Mardi: and a Voyage Thither

by Herman Melville

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Chapter LXIV

For a time we were happy in Odo: Yillah and I in our islet. Nor did the pearl on her bosom glow more rosily than the roses in her cheeks; though at intervals they waned and departed; and deadly pale was her glance, when she murmured of the whirlpool and mosses. As pale my soul, bethinking me of Aleema the priest.

But day by day, did her spell weave round me its magic, and all the hidden things of her being grew more lovely and strange. Did I commune with a spirit? Often I thought that Paradise had overtaken me on earth, and that Yillah was verily an angel, and hence the mysteries that hallowed her.

But how fleeting our joys. Storms follow bright dawnings.—Long memories of short-lived scenes, sad thoughts of joyous hours—how common are ye to all mankind. When happy, do we pause and say—"Lo, thy felicity, my soul?" No: happiness seldom seems happiness, except when looked back upon from woes. A flowery landscape, you must come out of, to behold.

Sped the hours, the days, the one brief moment of our joys. Fairy bower in the fair lagoon, scene of sylvan ease and heart's repose,— Oh, Yillah, Yillah! All the woods repeat the sound, the wild, wild woods of my wild soul. Yillah! Yillah! cry the small strange voices in me, and evermore, and far and deep, they echo on.

Days passed. When one morning I found the arbor vacant. Gone! A dream. I closed my eyes, and would have dreamed her back. In vain. Starting, I called upon her name; but none replied. Fleeing from the islet, I gained the neighboring shore, and searched among the woods; and my comrades meeting, besought their aid. But idle all. No glimpse of aught, save trees and flowers. Then Media was sought out; the event made known; and quickly, bands were summoned to range the isle.

Noon came; but no Yillah. When Media averred she was no longer in Odo. Whither she was gone, or how, he knew not; nor could any imagine.

At this juncture, there chanced to arrive certain messengers from abroad; who, presuming that all was well with Taji, came with renewed invitations to visit various pleasant places round about. Among these, came Queen Hautia's heralds, with their Iris flag, once more bringing flowers. But they came and went unheeded.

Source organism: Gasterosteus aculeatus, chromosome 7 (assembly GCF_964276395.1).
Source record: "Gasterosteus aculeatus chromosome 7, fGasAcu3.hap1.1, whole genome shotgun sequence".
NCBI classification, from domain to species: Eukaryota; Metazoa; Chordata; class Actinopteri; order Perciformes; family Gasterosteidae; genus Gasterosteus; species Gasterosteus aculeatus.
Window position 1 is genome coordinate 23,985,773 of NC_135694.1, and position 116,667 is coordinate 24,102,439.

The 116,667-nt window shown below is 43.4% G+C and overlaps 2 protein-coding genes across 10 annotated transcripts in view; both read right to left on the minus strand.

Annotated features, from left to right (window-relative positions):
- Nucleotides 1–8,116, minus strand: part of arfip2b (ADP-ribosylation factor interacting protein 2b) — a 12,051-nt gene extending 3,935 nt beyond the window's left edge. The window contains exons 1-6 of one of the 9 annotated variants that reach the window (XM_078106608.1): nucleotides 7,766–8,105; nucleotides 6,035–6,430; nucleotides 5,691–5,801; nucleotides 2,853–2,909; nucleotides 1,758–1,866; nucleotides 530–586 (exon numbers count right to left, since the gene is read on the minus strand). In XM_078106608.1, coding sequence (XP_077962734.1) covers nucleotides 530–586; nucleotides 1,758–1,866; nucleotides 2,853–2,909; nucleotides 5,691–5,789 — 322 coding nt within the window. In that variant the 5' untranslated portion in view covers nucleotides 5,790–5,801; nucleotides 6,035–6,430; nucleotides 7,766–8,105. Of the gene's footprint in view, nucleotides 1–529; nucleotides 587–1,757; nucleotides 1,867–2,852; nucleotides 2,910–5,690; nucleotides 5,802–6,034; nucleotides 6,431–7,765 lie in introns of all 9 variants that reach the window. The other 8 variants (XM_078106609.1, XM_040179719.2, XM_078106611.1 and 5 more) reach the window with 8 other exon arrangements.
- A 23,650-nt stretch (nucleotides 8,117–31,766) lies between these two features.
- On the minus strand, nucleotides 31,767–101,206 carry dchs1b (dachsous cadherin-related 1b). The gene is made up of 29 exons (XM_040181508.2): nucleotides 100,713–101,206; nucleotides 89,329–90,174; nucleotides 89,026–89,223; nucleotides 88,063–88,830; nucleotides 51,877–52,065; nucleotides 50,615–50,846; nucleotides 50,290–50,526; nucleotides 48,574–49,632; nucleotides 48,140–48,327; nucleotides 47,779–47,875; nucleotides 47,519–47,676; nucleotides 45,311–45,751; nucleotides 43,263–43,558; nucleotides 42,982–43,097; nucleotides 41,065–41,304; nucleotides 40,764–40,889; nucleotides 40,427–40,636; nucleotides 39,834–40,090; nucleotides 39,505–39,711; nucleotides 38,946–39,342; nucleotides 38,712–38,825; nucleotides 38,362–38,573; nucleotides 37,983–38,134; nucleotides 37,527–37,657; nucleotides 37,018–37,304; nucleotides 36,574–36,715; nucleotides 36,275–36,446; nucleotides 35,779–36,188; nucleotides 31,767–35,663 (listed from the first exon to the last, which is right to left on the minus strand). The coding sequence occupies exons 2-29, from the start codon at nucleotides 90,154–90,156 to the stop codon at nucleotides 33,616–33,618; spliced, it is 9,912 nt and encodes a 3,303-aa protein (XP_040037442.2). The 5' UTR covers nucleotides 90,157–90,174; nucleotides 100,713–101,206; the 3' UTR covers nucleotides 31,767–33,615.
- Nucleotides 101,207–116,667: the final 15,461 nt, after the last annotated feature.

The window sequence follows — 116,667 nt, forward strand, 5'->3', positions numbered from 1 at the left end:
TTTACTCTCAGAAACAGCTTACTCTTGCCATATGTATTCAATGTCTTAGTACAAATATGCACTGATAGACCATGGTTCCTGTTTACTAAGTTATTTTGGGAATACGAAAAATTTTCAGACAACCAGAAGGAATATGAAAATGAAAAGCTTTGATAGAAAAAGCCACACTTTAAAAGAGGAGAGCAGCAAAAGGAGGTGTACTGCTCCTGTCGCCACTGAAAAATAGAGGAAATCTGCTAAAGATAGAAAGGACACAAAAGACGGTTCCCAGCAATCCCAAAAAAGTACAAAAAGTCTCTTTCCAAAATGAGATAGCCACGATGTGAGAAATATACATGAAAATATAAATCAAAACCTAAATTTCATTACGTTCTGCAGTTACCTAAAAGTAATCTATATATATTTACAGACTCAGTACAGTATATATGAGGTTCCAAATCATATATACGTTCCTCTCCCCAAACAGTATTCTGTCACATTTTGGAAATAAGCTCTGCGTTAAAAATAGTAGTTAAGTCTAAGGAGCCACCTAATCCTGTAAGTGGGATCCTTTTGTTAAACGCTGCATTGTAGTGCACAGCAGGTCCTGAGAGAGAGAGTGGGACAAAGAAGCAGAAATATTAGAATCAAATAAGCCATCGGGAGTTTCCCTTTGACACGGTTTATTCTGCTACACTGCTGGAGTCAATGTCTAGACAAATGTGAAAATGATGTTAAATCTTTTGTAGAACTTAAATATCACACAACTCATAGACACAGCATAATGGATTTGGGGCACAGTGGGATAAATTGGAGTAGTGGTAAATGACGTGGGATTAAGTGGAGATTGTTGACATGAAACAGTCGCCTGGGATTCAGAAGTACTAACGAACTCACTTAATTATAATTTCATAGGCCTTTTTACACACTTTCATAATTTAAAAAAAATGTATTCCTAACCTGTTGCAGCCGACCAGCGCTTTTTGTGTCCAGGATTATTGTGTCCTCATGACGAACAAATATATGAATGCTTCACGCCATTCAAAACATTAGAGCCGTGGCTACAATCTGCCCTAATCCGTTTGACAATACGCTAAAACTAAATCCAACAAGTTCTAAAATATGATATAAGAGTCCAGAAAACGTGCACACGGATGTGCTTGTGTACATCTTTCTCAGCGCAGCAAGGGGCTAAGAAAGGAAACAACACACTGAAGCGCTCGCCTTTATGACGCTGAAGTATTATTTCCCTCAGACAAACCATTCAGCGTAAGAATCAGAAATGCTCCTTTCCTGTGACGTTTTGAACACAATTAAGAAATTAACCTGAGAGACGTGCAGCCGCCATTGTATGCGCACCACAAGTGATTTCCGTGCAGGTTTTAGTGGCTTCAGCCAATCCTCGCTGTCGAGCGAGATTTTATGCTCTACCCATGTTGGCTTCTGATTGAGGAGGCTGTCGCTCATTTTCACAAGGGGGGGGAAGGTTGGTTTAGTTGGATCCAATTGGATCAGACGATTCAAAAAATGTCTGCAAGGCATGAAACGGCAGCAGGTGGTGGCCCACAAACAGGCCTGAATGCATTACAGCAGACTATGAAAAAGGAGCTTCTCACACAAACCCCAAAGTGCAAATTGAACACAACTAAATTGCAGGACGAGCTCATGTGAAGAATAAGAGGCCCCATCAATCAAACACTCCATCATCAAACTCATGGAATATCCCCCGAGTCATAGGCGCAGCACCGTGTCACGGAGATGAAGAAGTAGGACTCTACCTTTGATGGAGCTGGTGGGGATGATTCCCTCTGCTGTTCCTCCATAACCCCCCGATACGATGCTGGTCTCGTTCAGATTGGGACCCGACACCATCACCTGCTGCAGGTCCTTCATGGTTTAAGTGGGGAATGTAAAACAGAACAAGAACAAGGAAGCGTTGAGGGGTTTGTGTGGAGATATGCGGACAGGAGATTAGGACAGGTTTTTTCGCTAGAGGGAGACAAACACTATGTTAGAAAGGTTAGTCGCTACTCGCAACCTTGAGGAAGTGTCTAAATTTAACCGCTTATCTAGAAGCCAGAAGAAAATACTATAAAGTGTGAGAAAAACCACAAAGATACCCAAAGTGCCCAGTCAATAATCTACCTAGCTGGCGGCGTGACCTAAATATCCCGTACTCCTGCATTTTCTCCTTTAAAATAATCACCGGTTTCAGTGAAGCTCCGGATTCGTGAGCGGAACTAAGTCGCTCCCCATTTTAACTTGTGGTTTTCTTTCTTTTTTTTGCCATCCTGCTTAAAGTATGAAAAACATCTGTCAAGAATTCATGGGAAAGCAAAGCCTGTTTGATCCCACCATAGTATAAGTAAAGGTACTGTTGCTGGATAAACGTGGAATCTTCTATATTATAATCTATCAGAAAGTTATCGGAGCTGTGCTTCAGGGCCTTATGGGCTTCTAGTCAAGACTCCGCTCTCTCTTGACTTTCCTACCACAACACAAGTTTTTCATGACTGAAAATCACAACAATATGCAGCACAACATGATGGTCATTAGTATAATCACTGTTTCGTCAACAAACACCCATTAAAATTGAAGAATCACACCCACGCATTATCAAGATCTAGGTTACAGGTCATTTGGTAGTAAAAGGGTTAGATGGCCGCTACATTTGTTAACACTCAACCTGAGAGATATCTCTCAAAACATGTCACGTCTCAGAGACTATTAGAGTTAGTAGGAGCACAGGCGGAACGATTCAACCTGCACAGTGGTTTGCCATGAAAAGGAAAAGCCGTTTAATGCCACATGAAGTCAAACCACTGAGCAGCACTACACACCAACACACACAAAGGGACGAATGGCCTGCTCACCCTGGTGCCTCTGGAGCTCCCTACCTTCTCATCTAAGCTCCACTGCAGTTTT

Setting out to return, these envoys were accompanied by numerous followers of Media, dispatched to the neighboring islands, to seek out the missing Yillah. But three days passed; and, one by one, they all returned; and stood before me silently.

For a time I raved. Then, falling into outer repose, lived for a space in moods and reveries, with eyes that knew no closing, one glance forever fixed.

They strove to rouse me. Girls danced and sang; and tales of fairy times were told; of monstrous imps, and youths enchanted; of groves and gardens in the sea. Yet still I moved not, hearing all, yet noting naught. Media cried, "For shame, oh Taji; thou, a god?" and placed a spear in my nerveless hand. And Jarl loud called upon me to awake. Samoa marveled.

Still sped the days. And at length, my memory was restored. The thoughts of things broke over me like returning billows on a beach long bared. A rush, a foam of recollections!—Sweet Yillah gone, and I bereaved.

Another interval, and that mood was past. Misery became a memory. The keen pang a deep vibration. The remembrance seemed the thing remembered; though bowed with sadness. There are thoughts that lie and glitter deep: tearful pearls beneath life's sea, that surges still, and rolls sunlit, whatever it may hide. Common woes, like fluids, mix all round. Not so with that other grief. Some mourners load the air with lamentations; but the loudest notes are struck from hollows. Their tears flow fast: but the deep spring only wells.

At last I turned to Media, saying I must hie from Odo, and rove throughout all Mardi; for Yillah might yet be found.

But hereafter, in words, little more of the maiden, till perchance her fate be learned.

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